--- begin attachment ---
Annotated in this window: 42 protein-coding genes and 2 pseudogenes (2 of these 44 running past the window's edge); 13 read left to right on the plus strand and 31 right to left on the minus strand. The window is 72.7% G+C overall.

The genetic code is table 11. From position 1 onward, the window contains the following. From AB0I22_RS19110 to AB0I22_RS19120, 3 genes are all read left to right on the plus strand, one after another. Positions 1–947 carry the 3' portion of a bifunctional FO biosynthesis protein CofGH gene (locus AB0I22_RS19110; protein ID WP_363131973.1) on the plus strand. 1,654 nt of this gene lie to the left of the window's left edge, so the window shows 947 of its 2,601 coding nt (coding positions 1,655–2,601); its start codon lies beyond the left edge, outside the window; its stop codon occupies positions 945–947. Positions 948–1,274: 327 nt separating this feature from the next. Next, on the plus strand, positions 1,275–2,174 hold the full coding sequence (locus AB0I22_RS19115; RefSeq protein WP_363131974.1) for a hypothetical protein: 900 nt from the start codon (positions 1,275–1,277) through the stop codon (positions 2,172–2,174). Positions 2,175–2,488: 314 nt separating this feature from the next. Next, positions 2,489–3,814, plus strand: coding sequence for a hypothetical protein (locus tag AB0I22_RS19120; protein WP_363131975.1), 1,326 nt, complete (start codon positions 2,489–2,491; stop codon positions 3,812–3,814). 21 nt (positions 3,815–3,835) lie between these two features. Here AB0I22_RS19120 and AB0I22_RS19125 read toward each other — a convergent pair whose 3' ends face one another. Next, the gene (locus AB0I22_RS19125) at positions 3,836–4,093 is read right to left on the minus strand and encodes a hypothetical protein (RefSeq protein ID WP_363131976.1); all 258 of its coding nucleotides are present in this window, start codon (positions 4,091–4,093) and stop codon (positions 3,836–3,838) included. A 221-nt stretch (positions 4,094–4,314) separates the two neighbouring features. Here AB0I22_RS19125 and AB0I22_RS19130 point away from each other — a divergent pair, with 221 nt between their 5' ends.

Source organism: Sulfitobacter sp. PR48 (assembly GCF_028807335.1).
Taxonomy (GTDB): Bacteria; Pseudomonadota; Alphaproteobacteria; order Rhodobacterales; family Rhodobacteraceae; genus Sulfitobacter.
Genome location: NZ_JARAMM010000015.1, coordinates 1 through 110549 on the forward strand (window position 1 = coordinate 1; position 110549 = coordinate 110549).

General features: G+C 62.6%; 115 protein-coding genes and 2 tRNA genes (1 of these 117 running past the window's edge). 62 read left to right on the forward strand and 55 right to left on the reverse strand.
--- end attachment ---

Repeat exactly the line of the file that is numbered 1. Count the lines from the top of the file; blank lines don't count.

Annotated in this window: 42 protein-coding genes and 2 pseudogenes (2 of these 44 running past the window's edge); 13 read left to right on the plus strand and 31 right to left on the minus strand. The window is 72.7% G+C overall.